Next, a twentieth embodiment of this invention will be described.

In this embodiment, it is possible to supply random number data to a plurality of computers by connecting one physical random number generator to a network.

FIG. 25 is a block diagram showing the structure of a physical random number generator according to the twentieth embodiment of the present invention.

This physical random number generator is composed of physical random number generating circuit 100 and a network interface 1501. Further, physical random number generating circuit 100 is in the same structure as in any of the physical random number generators described in the first through the fifteenth embodiments.

Network interface 1501 obtains random number data 106 from physical random number generating circuit 100 and transmits them to a network according to an instruction received via a network cable 1502.

As described above, in the physical random number generator in this embodiment of the present invention, as random number data 106 from physical random number generating circuit 100 are used for random numbers to be provided to a network, it is possible to use physical random numbers at a low price in a plurality of computers.

That is, as a single unit of exclusive physical random number generator supplies random number data to a plurality of computers, a unit price relative to physical random number generation per computer can be suppressed to a low level. Thus, it becomes possible to achieve the low priced physical random number generator, that is an object of the present invention.

Next, a twenty-first embodiment of this invention will be described.

In this embodiment, a physical random number generator with the storing and reproducing function to stably supply physical random number data against data request is described.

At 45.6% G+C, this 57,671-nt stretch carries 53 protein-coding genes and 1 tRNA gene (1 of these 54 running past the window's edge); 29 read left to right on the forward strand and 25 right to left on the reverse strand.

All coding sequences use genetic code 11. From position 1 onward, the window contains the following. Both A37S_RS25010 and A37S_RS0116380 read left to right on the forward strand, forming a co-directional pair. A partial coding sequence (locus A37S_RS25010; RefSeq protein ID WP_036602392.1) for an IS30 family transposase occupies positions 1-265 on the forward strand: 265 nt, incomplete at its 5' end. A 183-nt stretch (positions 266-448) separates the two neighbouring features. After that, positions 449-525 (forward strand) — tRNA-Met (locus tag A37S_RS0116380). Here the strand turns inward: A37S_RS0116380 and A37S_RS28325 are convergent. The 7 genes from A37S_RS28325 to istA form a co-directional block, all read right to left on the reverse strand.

In particular, in the case where a computer demands random number data, the possibility for demanding random number data only at high speed is low, and random number data supplied by the physical random number generator may become excessive in many cases because the computer performs several other operations while demanding random number data.

So, the physical random number generator in this embodiment enables it to provide random number data at a high speed and sufficiently against a demand up to the capacity of a memory by storing random number data in the memory, for instance, during the night time with less demands for physical random number data and supplying them from the memory when demanded.

FIG. 26 is a block diagram showing the structure of a physical random number generator according to the twenty-first embodiment of the present invention.

This physical random number generator with the storing and reproducing function is composed of physical random number generating circuit 100, a mass storage interface 1601 and a mass storage 1604. Further, physical random number generating circuit 100 is in the same structure as any of the physical random number generators described in the first through the fifteenth embodiments.

Mass storage interface 1601 stores random number data 106 once in mass storage 1604 as data 1602, and then reproduces random number data from mass storage 1604 based on an output 1603 according to a demand by an external device (not shown), and outputs them as reproduced random number data 1605.

As described above, in the physical random number generator in this embodiment of the present invention, when random number data 106 is used in the state where the random number output frequency fluctuates, by using mass storage 1604 which functions as a buffer, it is possible to cope with demands for random number generation even when increased momentarily.

That is, it becomes possible to buffer momentarily increased demands for random number data by storing excessively generated random number data in a mass storage, and therefore it becomes possible to supply random number data stably.

Next, a twenty-second embodiment of this invention will be described.

In this embodiment, the physical random number generator which enables to provide physical random number data by storing on a storing medium such as floppy disk, CD-ROM, etc. will be described.